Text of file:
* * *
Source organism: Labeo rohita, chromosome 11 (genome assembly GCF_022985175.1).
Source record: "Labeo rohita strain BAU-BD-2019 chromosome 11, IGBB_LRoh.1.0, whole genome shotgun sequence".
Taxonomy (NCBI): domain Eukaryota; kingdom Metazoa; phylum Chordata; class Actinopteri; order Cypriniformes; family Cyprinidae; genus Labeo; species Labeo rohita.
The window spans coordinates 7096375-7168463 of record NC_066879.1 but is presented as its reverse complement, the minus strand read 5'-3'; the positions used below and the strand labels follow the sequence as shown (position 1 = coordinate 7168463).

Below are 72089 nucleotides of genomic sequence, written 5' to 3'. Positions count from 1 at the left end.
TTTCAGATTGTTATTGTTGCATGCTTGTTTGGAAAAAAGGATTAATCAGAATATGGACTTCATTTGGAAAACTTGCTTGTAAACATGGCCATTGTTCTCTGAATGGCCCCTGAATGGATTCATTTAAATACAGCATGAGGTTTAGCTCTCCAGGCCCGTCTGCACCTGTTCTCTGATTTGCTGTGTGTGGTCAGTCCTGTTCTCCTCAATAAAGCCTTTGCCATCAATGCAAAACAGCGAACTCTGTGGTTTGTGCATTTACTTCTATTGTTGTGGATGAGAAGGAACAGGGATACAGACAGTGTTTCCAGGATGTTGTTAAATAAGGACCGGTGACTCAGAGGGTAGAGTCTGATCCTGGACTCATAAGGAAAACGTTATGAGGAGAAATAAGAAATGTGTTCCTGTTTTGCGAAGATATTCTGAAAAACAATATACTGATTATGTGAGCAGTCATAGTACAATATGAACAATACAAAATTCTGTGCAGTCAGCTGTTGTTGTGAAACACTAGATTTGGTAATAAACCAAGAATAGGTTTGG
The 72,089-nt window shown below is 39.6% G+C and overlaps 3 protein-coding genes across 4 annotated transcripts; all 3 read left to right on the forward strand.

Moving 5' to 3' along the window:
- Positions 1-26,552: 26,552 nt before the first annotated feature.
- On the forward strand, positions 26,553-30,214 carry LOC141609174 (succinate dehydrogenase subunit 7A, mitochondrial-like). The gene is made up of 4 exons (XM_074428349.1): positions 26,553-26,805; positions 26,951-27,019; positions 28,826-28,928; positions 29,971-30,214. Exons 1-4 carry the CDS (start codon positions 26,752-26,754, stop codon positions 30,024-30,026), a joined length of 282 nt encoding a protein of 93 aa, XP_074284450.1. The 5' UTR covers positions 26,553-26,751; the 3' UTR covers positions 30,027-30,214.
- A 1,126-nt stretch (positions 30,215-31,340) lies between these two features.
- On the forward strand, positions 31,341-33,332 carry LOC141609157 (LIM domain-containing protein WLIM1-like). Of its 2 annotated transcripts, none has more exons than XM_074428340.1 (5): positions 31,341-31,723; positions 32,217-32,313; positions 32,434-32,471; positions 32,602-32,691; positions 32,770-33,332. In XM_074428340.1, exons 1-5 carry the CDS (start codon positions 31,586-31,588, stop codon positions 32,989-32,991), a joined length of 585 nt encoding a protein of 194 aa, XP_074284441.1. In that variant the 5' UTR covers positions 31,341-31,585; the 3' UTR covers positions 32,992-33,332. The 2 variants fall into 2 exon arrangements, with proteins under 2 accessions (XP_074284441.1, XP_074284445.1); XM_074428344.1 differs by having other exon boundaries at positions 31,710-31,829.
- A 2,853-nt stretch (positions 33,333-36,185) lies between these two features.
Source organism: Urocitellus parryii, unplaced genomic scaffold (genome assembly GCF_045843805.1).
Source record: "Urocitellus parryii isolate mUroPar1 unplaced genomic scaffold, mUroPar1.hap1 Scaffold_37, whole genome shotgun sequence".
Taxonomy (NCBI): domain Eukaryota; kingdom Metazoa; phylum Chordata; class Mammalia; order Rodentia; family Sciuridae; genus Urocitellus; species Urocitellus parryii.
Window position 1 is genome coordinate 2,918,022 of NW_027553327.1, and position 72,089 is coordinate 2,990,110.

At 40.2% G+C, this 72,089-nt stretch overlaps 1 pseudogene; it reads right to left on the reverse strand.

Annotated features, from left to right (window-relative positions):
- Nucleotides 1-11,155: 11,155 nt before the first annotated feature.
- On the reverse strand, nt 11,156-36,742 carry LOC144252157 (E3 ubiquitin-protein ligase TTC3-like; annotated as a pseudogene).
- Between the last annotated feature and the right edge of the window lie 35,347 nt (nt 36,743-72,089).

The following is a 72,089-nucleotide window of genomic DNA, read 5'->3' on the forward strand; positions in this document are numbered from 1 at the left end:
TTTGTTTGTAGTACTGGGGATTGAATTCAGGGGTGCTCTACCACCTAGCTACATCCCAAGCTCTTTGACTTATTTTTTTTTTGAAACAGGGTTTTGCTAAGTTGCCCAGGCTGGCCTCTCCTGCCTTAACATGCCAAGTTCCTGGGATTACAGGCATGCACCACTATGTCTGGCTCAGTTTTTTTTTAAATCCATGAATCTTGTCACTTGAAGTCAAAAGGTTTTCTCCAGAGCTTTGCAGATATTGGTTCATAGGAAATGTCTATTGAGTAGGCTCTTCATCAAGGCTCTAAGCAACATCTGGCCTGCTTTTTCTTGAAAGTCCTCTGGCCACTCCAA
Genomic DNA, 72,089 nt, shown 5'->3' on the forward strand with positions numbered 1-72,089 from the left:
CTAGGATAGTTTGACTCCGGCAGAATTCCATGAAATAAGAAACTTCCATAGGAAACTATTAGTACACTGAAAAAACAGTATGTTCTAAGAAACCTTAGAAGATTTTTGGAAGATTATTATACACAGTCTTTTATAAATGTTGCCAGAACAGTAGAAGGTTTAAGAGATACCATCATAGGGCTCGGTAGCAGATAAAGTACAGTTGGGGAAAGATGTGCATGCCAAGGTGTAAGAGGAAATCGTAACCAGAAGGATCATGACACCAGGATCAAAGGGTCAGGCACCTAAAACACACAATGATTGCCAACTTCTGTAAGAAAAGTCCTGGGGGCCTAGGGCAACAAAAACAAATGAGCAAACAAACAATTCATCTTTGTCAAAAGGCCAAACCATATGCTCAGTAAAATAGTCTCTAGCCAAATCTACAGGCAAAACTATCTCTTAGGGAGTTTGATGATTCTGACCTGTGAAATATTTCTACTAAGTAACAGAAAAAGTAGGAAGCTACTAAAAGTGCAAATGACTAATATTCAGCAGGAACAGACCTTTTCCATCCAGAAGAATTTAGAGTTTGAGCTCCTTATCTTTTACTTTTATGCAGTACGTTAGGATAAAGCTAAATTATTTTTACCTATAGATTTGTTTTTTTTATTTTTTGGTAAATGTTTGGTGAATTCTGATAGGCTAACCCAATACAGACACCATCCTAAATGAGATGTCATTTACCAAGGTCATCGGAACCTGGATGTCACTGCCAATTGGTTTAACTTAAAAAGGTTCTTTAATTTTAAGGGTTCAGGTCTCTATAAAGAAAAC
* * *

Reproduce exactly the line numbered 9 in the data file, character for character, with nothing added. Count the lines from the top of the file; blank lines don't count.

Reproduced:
- Positions 1-26,552: 26,552 nt before the first annotated feature.